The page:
WASHINGTON — There is a gender difference in cardiovascular and psychological reactions to mental stress, according to a study of men and women who were being treated for heart disease.
The study was published recently in the Journal of the American College of Cardiology, and examined 56 women and 254 men diagnosed with heart disease who were enrolled in a larger study of the impact of medication escitalopram on heart disease induced by mental stress.
To induce stress participants underwent a mental arithmetic test, a mirror tracing test, and an anger recall test. This testing was followed by a treadmill exercise test. During mental stress tasks and rest periods between tests, researchers from Duke Heart Center conducted echocardiography to study changes in the heart, took blood samples, and measured blood pressure and heart rate of the individuals.
They found that while men had more changes in blood pressure and heart rate in response to the mental stress, more women experienced myocardial ischemia, decreased blood flow to the heart.
Women also experienced increased platelet aggregation, which is the start of the formation of blood clots, more often than the men.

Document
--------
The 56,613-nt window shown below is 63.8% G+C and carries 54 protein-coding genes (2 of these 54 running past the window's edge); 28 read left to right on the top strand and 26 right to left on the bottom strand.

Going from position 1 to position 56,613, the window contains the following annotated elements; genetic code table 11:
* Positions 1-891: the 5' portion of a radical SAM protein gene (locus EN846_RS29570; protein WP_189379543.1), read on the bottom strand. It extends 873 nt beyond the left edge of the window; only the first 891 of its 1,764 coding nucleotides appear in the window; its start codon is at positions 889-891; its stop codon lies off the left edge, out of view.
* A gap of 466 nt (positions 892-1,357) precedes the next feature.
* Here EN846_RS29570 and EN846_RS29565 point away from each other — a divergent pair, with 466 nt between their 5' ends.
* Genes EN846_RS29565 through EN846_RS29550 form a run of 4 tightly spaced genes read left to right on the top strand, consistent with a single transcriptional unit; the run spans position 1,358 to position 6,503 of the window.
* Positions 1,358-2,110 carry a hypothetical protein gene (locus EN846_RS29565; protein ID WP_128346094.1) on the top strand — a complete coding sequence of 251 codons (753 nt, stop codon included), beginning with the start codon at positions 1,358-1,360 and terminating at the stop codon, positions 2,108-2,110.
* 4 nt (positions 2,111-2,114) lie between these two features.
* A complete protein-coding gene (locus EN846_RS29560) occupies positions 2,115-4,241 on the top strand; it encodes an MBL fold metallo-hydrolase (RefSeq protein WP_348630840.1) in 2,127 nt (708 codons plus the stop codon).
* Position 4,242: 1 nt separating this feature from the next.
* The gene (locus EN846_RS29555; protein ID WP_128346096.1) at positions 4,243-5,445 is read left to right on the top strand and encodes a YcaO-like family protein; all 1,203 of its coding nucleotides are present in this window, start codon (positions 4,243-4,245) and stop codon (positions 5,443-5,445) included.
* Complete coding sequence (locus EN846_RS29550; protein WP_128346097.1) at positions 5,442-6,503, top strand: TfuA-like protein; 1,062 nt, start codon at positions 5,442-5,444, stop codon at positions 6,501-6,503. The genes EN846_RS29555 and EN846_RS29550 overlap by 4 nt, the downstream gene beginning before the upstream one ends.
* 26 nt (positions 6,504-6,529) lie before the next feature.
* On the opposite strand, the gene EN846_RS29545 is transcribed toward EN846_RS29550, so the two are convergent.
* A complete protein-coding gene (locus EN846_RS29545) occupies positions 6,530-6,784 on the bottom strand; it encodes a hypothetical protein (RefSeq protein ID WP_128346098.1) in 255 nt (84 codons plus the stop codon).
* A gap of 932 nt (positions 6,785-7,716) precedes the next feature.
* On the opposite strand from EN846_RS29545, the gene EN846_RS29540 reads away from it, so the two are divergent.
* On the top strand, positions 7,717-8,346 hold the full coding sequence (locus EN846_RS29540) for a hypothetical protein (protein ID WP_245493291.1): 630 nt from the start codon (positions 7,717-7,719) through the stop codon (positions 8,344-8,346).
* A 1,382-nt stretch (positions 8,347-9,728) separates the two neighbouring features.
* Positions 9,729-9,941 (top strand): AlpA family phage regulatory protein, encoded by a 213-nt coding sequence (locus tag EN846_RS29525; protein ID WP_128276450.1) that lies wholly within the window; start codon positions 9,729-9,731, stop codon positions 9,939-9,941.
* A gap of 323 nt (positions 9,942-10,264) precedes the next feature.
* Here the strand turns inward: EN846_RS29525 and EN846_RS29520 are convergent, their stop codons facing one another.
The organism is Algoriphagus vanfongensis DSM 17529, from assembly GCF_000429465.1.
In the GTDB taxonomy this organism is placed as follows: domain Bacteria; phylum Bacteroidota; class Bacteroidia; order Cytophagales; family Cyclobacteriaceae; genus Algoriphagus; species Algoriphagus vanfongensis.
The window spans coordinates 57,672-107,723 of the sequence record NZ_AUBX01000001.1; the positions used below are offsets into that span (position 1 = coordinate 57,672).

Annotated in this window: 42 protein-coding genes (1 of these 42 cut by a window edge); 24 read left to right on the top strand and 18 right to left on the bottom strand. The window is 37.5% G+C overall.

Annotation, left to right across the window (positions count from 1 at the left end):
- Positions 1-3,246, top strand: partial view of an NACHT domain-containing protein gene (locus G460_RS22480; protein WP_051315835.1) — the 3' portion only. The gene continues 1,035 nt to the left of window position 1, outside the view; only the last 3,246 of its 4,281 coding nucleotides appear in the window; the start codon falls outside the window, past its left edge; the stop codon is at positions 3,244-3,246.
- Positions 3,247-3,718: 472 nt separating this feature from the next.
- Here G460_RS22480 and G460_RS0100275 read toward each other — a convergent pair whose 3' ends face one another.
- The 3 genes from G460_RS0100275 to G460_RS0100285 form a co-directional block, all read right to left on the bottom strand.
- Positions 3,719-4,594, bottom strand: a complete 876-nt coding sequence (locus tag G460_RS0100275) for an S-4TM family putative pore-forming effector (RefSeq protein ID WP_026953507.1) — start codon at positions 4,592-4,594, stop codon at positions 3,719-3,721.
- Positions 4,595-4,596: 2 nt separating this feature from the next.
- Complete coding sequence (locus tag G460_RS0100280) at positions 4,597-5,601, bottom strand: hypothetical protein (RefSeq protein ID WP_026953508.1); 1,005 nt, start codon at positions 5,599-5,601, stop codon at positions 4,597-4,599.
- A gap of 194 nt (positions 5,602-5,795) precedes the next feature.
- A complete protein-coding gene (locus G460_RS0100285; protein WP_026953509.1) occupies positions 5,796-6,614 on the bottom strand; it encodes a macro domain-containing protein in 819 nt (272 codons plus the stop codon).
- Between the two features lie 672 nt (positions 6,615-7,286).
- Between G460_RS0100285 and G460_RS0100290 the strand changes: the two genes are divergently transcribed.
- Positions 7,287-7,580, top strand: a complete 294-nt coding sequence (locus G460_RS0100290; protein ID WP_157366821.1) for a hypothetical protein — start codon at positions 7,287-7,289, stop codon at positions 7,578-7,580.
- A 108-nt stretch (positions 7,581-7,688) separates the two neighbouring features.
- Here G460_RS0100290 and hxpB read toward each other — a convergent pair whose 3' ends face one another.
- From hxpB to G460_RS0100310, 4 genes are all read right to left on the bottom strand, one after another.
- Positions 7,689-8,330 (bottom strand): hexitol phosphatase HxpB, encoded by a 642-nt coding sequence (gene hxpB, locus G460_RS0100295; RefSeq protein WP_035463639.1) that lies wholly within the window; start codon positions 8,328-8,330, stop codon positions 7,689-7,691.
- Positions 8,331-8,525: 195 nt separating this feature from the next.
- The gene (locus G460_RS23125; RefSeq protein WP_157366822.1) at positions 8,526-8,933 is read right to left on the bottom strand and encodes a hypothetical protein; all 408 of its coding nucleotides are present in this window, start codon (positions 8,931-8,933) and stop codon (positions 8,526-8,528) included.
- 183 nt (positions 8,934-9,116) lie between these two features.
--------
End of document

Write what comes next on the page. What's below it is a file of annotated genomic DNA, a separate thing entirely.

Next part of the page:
The women also suffered a greater increase in negative emotions and a greater decrease in positive emotions during the mental stress tests.
Dr. Aviva D. Wertkin, ND, said it is not news that men and women react differently emotionally, but what “is interesting to see how that correlates to our physiology and leading to pathology in the body.
“What this indicates to me is, as a whole, we all need to be doing a better job on how we manage and process our emotional stressors”
Wertkin, who practices at Naturae Medical in Brattleboro, Vermont said what got her interested in naturopathic medicine is the “whole body-mind connection.”
She said she will be interested to see how this research will impact the endocrine component to health issues.